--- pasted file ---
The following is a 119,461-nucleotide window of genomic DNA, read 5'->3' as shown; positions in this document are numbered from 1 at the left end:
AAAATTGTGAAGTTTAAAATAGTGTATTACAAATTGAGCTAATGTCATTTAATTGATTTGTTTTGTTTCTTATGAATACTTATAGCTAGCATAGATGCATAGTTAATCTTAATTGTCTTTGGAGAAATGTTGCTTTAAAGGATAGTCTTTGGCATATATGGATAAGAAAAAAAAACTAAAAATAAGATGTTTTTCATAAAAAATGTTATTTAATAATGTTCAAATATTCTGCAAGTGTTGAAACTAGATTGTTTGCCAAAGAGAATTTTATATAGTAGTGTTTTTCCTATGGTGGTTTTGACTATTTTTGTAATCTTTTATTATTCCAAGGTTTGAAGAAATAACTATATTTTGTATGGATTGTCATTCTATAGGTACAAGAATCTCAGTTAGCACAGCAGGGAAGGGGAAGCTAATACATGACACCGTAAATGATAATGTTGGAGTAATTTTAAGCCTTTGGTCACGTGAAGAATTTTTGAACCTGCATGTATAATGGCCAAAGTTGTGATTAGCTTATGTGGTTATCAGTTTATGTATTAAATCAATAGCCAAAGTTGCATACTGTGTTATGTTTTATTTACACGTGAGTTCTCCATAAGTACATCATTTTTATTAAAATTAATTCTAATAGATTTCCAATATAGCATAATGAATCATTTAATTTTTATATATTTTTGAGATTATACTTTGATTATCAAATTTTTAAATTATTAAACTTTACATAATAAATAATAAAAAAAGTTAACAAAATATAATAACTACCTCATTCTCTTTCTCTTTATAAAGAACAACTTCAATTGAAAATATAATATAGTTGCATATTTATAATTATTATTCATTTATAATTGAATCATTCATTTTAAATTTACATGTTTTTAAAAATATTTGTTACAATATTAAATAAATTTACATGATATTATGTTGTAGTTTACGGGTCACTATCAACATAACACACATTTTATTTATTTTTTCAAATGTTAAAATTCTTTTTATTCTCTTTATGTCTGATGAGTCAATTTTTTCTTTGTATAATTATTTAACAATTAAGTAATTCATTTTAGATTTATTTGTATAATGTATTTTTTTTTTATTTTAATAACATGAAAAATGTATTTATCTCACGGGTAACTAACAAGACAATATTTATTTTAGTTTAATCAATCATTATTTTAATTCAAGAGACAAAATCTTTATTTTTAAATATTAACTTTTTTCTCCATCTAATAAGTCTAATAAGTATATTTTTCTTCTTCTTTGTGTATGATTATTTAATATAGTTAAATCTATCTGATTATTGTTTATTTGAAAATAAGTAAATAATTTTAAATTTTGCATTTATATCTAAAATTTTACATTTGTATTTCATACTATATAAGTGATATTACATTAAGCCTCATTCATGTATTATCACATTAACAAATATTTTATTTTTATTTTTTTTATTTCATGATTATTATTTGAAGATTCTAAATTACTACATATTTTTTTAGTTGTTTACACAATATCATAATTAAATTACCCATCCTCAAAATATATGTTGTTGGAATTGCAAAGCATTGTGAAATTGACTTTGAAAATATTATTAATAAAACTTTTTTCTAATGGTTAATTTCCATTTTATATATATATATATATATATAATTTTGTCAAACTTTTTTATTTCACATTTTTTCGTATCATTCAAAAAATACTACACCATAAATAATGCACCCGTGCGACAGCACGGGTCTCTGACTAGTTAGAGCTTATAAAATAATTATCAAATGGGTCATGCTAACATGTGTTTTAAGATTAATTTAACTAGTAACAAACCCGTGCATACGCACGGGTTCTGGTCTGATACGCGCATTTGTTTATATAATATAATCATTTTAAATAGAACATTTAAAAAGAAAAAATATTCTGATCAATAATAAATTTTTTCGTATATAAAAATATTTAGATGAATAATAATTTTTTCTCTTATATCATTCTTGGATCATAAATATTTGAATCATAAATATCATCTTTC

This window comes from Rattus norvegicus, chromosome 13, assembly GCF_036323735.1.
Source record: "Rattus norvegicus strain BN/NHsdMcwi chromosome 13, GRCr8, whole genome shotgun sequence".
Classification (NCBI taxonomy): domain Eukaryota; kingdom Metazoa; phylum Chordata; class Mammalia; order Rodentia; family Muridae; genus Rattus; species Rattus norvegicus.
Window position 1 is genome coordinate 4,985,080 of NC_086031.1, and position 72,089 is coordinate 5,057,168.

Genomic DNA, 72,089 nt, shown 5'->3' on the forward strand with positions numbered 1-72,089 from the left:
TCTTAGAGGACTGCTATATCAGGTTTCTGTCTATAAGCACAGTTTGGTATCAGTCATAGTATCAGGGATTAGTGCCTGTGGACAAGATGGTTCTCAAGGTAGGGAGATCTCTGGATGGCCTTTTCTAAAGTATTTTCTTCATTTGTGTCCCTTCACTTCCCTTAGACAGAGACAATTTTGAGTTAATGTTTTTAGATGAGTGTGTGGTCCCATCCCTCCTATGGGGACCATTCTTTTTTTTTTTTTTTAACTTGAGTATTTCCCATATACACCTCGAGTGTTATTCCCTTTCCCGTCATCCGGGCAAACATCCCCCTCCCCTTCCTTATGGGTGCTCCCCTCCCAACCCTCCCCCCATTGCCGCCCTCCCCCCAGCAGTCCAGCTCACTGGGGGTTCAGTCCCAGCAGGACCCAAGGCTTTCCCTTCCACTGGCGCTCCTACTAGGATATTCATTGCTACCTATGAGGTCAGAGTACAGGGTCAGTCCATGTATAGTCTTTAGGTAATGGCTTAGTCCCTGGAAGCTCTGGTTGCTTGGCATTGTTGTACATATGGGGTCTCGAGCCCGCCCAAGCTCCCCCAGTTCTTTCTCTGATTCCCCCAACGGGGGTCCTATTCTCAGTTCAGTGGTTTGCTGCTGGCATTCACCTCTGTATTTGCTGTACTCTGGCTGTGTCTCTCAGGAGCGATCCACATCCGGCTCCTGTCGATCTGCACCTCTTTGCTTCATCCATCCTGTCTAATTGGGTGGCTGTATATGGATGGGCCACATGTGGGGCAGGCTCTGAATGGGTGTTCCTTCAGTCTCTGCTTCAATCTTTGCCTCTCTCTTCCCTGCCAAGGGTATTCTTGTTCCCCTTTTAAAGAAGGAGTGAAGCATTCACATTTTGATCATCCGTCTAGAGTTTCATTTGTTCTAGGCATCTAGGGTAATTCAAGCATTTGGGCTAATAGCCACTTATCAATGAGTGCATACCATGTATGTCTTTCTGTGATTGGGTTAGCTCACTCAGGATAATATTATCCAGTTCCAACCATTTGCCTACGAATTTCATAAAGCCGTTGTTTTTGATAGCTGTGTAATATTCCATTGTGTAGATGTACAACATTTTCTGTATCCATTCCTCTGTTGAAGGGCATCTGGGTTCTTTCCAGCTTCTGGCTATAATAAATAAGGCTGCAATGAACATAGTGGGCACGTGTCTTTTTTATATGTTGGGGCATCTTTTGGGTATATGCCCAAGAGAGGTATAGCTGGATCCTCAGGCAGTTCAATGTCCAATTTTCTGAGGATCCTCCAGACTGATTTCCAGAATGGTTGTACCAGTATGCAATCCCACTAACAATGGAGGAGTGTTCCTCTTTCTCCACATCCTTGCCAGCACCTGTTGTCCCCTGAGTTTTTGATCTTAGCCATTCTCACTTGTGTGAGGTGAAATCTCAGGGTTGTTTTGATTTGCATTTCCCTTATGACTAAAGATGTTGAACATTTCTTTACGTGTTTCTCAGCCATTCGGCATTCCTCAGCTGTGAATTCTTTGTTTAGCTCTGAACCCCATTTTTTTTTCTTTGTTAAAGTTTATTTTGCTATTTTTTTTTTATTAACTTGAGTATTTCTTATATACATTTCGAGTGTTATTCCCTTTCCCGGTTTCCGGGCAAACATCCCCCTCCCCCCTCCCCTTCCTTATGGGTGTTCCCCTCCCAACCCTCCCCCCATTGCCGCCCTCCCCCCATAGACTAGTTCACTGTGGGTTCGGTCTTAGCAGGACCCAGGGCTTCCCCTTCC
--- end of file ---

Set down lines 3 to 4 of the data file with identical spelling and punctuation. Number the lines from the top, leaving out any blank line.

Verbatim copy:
This window comes from Rattus norvegicus, chromosome 13, assembly GCF_036323735.1.
Source record: "Rattus norvegicus strain BN/NHsdMcwi chromosome 13, GRCr8, whole genome shotgun sequence".